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United States Court of Appeals, Third Circuit.

Snjezana Jelaca BAGIC, DDS, Appellant v. UNIVERSITY OF PITTSBURGH; Bernard J. Costello, DMD, MD, individually, and in his official capacity as Associate Dean for Faculty Affairs of the University of Pittsburgh School of Dental Medicine

No. 18-2951

Decided: June 11, 2019

Before: SMITH, Chief Judge, JORDAN, and MATEY, Circuit Judges. Ronald D. Amrhein, Jr., Esq., Jones Gregg Creehan & Gerace, Sharon, PA, John P. Corcoran, Jr., Esq., Jones Gregg Creehan & Gerace, Pittsburgh, PA, for Plaintiff-Appellant Brian C. Hill, Esq., Jonathan D. Marcus, Esq., Marcus & Shapira, Pittsburgh, PA, for Defendants-Appellees


Snjezana Bagic appeals the District Court's dismissal of her complaint under 42 U.S.C. §§ 1981 and 1983 alleging ethnic discrimination. For the reasons that follow, we will vacate and remand.


Beginning in 2008, Bagic was an instructor and faculty member at the University of Pittsburgh's School of Dental Medicine (the “University” or “Dental School”). Long before that, in the early 1990s, she had fought in what she calls “the Patriotic War in Croatia.” (App. at 79.) At some point after she began working at the University, she came into conflict with her colleague Sean Noonan, an Assistant Professor at the Dental School. Bagic became concerned that Noonan had been “abus[ing] his privileges as a faculty member,” so, “on more than one occasion, [she] made complaints and/or informed” her Department Chair about Noonan's actions. (App. at 77-78.) Bagic also personally raised her concerns with Noonan.

As a result of their dispute, “Noonan undertook a settled plan for the purpose of discrediting Bagic and preventing [her] from interfering with his activities.” (App. at 78.) To that end, “Noonan falsely stated to several University related individuals that Bagic threatened to kill him.” (App. at 79.) Specifically, “Noonan alleged to University personnel that Bagic [had] indicated [that] she had killed before in the war and would kill him.” (App. at 79.) And Noonan asked Bagic, in front of University faculty members, if “she was armed[.]” (App. at 79 (quotation marks omitted).)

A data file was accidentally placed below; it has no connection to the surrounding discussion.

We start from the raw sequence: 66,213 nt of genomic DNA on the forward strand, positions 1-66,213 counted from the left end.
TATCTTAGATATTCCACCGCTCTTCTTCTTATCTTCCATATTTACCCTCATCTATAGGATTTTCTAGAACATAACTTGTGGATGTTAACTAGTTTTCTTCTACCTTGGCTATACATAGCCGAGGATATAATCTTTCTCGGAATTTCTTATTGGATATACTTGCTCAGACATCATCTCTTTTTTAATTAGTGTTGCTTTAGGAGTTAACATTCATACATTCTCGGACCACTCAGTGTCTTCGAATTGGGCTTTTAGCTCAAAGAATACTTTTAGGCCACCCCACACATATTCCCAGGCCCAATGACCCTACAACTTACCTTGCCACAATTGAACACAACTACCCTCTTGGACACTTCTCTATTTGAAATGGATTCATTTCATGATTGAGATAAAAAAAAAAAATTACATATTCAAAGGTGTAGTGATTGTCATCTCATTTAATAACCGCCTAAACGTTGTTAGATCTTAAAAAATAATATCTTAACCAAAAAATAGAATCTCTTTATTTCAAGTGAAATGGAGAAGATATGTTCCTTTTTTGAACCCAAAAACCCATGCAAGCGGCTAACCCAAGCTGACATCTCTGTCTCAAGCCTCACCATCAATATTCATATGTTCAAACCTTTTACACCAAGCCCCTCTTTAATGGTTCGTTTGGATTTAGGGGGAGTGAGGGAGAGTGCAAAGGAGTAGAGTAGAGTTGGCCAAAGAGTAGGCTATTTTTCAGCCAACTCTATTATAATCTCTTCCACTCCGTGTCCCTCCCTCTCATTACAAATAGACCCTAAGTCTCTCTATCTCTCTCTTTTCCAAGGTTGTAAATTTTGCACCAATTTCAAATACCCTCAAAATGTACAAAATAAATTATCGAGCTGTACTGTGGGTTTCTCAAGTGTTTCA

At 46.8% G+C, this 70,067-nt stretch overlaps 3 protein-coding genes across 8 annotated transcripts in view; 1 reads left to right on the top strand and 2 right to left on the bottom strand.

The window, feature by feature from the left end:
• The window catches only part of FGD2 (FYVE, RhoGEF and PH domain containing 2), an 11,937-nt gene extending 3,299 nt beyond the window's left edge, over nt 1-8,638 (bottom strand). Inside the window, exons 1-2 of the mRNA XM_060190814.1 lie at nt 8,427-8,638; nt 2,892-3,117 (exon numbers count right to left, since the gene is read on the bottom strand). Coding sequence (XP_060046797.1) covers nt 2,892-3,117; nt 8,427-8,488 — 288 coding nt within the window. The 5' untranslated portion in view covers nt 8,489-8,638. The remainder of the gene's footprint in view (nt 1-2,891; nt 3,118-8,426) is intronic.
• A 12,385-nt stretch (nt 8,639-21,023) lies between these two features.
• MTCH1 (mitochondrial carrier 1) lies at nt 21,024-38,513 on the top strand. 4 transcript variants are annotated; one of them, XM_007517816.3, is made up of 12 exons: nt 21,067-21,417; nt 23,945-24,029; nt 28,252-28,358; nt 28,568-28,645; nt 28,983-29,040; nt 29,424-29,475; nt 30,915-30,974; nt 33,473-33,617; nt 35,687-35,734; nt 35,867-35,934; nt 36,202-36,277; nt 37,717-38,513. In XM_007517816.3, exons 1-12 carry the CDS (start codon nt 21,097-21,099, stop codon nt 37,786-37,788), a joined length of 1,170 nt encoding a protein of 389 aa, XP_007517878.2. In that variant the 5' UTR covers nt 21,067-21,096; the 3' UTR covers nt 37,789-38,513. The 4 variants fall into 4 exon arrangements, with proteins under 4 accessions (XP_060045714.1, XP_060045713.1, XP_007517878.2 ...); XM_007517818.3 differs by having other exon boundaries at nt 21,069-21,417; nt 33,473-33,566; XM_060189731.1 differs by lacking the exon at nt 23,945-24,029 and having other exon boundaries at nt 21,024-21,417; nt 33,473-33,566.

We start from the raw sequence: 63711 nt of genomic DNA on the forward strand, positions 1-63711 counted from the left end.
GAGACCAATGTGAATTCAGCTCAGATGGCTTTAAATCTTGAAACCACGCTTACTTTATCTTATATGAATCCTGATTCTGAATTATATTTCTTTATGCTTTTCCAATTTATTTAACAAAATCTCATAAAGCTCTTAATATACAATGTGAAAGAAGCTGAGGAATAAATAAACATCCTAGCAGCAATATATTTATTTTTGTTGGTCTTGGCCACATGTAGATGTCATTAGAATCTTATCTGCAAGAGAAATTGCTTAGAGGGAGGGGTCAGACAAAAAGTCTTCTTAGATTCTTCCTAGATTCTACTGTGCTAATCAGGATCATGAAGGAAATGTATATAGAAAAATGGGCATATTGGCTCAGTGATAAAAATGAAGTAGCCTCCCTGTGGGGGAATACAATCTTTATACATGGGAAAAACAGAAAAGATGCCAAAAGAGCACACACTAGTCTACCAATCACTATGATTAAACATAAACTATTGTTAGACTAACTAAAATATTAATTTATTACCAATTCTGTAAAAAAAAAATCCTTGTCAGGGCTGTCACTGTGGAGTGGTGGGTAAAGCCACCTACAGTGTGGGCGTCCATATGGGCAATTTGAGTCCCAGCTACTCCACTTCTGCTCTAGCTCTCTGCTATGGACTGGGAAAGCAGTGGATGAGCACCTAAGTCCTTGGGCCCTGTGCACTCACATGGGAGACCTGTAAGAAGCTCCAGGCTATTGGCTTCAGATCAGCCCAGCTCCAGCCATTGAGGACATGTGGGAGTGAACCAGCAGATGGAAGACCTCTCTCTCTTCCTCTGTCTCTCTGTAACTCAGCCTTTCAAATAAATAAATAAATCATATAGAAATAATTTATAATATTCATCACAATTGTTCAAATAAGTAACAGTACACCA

Noonan's allegations resulted in an investigation, and another faculty member, Bernard Costello, was tasked with investigating the alleged threats. According to Bagic, however, Costello “undertook a biased investigation” “with a predetermined result.” (App. at 79.) That bias was in part proven, she says, by handwritten notes from that investigation showing an emphasis on her ethnicity and her time on “the front lines” of the Croatian war. (App. at 81 (quotation marks omitted).) The investigation led to Costello “falsely represent[ing] [to the University] that Bagic had admitted on several occasions to threatening to kill Noonan[.]” (App. at 80.) Following the investigation, the University terminated Bagic's employment.